Fire Levels Barn in Great Falls

Fire Levels Barn in Great Falls

Dozens of animals from Leesburg Animal Park killed in fast-moving fire.

At the end of a one lane gravel road off Georgetown Pike, tragedy struck on Monday, Dec. 8. The historic barn that housed dozens of animals for the Leesburg Animal Park caught fire and burned to the ground. Numerous small animals from a local petting zoo were killed in the blaze.

Shirley Johnson owns Leesburg Animal Park and the property in Great Falls where the animals were living. Lost in the fire, according to Johnson, were many small mammals, such as ferrets. "We has a lot that weren't in the barn, so that's the good news, it wasn't a total loss," said Johnson.

Two young calves and a Nilghi, a type of antelope, were also killed in the fast moving fire. The Nilghi, said Johnson, "was supposed to be in a show at the Kennedy Center tomorrow. I'll have to see if they want a replacement, a donkey or something."

Many of the animals at Leesburg Animal Park are working animals that appear in theatrical productions, in nativity scenes and entertain children at the petting zoo. Johnson is making alternate arrangements for any animals lost that were scheduled to appear in Christmas nativity scenes.

The cause of the fire is still under investigation at this time.

Johnson was not home at the time of the blaze but said it was detected by the barn manager Diadre DiGirolamo. "My husband called to tell me the barn burned down. The gal who works for us found it first. When she went in a stall was already on fire. We had two fire extinguishers in there but in the panic she didn't think about it. She went to get the hose and then there just wasn't anything she could do. We had all the hay in there so it just went up," said Johnson.

Captain Scott Smith at the Great Falls Fire Station, just a few miles from the barn on Black Hills Road, said the fire department had to haul water with them to battle the blaze because there are no fire hydrants at that location.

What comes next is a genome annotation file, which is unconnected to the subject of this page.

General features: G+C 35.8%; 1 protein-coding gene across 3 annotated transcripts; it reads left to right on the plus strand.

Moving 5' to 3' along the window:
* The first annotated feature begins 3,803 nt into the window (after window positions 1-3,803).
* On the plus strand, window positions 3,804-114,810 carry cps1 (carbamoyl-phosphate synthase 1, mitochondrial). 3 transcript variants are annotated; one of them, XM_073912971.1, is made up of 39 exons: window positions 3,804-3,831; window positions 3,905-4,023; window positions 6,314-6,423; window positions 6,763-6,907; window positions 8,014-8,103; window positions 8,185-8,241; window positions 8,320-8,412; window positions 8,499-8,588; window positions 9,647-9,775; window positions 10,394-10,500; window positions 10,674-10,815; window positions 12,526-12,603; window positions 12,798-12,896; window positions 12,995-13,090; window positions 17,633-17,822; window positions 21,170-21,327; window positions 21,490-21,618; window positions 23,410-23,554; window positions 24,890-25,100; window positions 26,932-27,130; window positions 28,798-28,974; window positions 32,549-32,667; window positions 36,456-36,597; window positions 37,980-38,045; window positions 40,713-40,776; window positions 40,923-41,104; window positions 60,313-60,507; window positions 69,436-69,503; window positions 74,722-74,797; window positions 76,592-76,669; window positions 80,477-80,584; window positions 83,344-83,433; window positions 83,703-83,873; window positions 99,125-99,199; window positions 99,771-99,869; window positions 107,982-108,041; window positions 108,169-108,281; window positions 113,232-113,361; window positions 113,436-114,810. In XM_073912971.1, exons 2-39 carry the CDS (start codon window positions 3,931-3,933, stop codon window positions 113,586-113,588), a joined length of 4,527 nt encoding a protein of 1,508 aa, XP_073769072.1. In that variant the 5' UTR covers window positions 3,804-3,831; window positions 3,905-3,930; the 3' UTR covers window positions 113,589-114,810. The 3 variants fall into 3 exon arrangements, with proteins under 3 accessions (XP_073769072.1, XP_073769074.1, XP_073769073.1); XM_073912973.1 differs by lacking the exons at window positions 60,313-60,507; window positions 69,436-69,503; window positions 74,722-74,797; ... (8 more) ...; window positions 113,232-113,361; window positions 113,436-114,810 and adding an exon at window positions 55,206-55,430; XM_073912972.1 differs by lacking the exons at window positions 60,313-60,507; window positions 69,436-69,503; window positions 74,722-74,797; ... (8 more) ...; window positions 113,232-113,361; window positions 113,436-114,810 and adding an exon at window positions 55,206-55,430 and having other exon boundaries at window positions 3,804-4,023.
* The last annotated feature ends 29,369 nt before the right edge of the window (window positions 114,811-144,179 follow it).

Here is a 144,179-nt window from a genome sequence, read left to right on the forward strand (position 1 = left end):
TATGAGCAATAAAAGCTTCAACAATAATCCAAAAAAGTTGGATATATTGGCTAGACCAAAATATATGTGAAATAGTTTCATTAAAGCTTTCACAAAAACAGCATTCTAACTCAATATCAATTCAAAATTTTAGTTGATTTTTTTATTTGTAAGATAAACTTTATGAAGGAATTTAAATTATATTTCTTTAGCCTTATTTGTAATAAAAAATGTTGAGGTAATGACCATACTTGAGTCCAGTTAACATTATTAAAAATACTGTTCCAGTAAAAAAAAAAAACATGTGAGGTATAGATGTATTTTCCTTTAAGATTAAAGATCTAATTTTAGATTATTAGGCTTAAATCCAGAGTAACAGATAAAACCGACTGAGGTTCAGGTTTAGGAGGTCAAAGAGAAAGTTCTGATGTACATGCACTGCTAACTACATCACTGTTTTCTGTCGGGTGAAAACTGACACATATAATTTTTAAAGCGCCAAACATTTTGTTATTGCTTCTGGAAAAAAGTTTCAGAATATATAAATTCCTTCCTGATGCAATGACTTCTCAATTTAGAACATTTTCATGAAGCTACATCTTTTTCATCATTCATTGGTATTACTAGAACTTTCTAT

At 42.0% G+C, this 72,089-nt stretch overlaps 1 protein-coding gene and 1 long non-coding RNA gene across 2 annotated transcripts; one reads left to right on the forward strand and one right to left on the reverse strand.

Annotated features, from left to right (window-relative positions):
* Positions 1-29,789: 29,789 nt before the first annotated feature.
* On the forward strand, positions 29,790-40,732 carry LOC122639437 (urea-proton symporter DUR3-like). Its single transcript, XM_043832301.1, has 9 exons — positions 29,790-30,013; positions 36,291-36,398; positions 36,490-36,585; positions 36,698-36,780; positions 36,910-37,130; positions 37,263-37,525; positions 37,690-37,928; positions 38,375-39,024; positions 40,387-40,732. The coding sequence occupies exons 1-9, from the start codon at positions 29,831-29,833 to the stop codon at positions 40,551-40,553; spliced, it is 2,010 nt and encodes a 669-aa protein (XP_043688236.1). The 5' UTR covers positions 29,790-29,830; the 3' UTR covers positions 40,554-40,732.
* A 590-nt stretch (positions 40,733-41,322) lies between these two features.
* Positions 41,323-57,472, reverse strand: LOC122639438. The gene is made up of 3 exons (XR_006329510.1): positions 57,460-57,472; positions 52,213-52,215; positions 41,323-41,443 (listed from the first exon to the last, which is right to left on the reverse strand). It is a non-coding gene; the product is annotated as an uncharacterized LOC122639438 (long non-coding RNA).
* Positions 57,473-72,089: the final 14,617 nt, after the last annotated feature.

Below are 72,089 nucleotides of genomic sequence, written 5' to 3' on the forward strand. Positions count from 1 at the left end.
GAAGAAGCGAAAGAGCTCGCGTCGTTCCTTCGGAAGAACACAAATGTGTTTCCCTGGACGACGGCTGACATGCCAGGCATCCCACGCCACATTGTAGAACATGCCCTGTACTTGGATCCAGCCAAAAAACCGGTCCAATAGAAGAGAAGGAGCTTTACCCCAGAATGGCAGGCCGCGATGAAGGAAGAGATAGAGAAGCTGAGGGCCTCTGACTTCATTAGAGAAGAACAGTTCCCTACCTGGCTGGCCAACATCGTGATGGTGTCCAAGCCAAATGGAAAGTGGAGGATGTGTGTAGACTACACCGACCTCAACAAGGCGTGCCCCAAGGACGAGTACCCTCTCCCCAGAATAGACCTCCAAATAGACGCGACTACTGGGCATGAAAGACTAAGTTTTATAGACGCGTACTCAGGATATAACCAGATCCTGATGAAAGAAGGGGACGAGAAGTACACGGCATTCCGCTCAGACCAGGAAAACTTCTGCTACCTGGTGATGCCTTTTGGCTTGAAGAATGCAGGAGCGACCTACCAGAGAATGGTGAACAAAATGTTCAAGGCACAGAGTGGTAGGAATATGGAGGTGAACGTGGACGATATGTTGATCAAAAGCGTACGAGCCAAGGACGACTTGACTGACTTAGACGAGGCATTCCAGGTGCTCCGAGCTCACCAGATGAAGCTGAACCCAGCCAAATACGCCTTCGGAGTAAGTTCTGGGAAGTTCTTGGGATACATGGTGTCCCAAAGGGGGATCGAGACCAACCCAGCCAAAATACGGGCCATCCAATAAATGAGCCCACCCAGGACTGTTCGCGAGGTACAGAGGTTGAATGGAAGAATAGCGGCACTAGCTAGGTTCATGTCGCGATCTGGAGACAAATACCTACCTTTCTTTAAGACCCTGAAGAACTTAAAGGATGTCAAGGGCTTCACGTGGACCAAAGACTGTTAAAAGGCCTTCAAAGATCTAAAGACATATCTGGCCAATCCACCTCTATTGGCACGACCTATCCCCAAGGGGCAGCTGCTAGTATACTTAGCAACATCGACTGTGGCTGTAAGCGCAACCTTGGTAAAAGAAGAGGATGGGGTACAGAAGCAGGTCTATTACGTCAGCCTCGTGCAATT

ÒA significant part of this area doesnÕt have fire hydrant coverage,Ó said Cpt. Smith. The Great Falls Fire Department brought with them a tanker carrying 2500 gallons of water and an engine carrying 750 gallons of water.

Dan Schmidt, a spokesman with the Fairfax County Fire and Rescue Department said, "It was a fully involved fire when we got there. It was burning quite heavily."

In addition to the Great Falls Fire Department, Schmidt said that units from North Point, Reston, Frying Pan Park, Dulles Airport and Loudoun County also responded to the fire. Even with six units on the scene, fire fighters actively fought the blaze for only 45 minutes, according to Schmidt.

"We had three tanker units there because there are not as many hydrants in that area as in other parts of the county," said Schmidt. "Using tankers and laying hose to the hydrants that are further down we were able to put the water on it that we needed to," said Schmidt.

Leesburg Animal Park, the petting zoo is physically located in Leesburg, with the farm and barn location in Great Falls. Earlier, Johnson and her menagerie operated in Reston as The Reston Animal Park, now the Reston Zoo. "There's been a lot of confusion about that. Are we Reston, Leesburg, Great Falls? We are the Leesburg Animal Park and we're here," explained Johnson of the conflicting reports about the location of the fire.

There are still many animals living on the 10 acre property and Johnson said they will rebuild the barn and continue with the business.